The only real thing I saw in the film, which I think has to be true over most of the world, is that the Moroccan boys who shoot the rifle have soccer posters on the walls of their hut and the TV in the remote village of Morocco was showing a soccer game.  It makes perfect sense because we all know that soccer is life!

 

Population unknown

Susan Boyd

I've discovered something in my thus far four-day stay in Des Moines.  While I admit my study won't qualify as scientific, I think I have enough random samplings to satisfy most statistical analyses.  After my experience on my first day in Des Moines unable to discover if I was in a tornado warning county or not, I thought I might try to see if the citizens of Des Moines knew the answer to another common question.  I have asked waitresses, people on the street, cab drivers, police officers, players, and hotel desk clerks and no one in Des Moines knows the population of Des Moines.  No one can even hazard a guess. 

This is even more ironic given the fact that yesterday while watching the College World Series (Oregon State was playing and my husband is an Oregon native) there was an ad from the city of Omaha about 2 hours or so away from Des Moines.  The ad touts the advantages of living and working in Omaha.  I am sure they are advertising in the Des Moines market because they believe that no one in Des Moines will miss a few thousand citizens migrating to Omaha, since they have no idea what the population was to begin with.  In the ad, Omaha brags, ""We are a city of 890,000 residents"" and 890,000 is posted in bold lettering across the entire screen.  Therefore any observant Des Moineser (Des Moinesee – I have no idea) would be able to tell me the population of Omaha without hesitation.

Since I have not conducted my experiment in any other city, I need to be fair to those in Des Moines.  It may be that if I traveled to Nebraska and asked the citizens of Omaha what their population was, they would stare at me and mutter, ""I don't really know.""  And then I could pounce and shout…well the people in Des Moines know!!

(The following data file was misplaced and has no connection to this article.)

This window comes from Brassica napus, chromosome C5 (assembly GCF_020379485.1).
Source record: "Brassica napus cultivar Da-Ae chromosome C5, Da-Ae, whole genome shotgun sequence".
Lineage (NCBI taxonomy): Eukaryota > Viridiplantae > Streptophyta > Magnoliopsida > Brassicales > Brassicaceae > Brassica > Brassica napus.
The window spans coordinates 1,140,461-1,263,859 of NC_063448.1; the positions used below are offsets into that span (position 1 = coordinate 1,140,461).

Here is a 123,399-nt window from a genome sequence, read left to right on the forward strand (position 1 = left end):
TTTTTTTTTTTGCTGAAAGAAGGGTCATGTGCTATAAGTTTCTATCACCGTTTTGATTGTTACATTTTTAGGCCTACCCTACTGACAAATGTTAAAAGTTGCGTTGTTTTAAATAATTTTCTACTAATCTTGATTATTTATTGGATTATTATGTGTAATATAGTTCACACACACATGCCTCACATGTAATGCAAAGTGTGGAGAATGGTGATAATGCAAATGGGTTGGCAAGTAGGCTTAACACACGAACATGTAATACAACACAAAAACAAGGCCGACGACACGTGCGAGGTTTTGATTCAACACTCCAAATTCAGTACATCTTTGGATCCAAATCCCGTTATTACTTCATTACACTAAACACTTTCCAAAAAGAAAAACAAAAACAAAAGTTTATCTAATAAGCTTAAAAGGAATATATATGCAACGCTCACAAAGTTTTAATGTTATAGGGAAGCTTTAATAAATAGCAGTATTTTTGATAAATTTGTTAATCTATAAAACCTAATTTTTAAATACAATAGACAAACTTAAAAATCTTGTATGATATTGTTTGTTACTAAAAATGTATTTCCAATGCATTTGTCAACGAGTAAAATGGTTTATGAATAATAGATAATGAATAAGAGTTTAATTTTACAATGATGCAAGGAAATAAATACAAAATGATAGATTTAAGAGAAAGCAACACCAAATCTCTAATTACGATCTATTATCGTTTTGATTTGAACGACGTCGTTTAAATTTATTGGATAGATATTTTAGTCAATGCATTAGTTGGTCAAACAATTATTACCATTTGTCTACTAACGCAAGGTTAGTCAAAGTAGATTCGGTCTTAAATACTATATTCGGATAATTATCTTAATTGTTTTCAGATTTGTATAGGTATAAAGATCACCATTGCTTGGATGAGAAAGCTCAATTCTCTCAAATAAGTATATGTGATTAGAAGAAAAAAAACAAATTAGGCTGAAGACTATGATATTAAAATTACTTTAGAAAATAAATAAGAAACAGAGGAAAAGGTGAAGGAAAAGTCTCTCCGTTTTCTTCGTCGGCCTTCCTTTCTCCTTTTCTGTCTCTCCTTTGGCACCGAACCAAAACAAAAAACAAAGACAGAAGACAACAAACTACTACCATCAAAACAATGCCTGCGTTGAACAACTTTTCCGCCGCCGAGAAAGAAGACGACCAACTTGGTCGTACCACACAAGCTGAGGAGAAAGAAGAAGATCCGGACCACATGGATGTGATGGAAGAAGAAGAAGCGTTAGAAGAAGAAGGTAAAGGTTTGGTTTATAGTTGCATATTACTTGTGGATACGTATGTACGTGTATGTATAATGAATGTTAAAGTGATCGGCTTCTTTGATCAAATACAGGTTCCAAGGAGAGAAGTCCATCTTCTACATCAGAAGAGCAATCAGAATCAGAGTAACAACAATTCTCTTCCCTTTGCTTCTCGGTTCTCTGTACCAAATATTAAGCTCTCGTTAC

Despite not knowing their population and the counties in their immediate area, the people of Des Moines are pretty sharp and definitely nice.  The restaurants in downtown Des Moines are fantastic, very continental and upscale.  I had the best tortellini soup ever at Centro on Locust and an amazing salmon sandwich at Raccoon River Brewing Co.  There's a Japanese restaurant I want to try tonight called Taki Japanese Steakhouse that looks incredibly tasty.  Every person I have bothered about the population was so polite and friendly.  Even the people at Jordan Creek Mall seemed to be right out of Pleasantville. 

Therefore, I am not trying to malign Des Moines at all.  In fact I highly recommend it.  There is a zoo, a very cool Japanese Pagoda on the river that I want to visit before I leave, lots of great little cafes and bars, parks galore, and some stunning architecture including a building that seems to be covered entirely in copper.  Although isolated, the city seems to have been able to attract some cosmopolitan businesses.  So there is a level of sophistication here that one might not expect in a ""corn belt"" city.  I do definitely sing the praises of Des Moines.

Oh, yeah…the Magic won today, so we are on to the semi-finals against Everest.  It was a must win situation and the team came through again.  I am proud and relieved.  I don't even want to dwell on it too much because we did come close to not advancing.  So I would rather be happy for the win, go to a nice restaurant, and see if I can find out the population of Des Moines before I leave.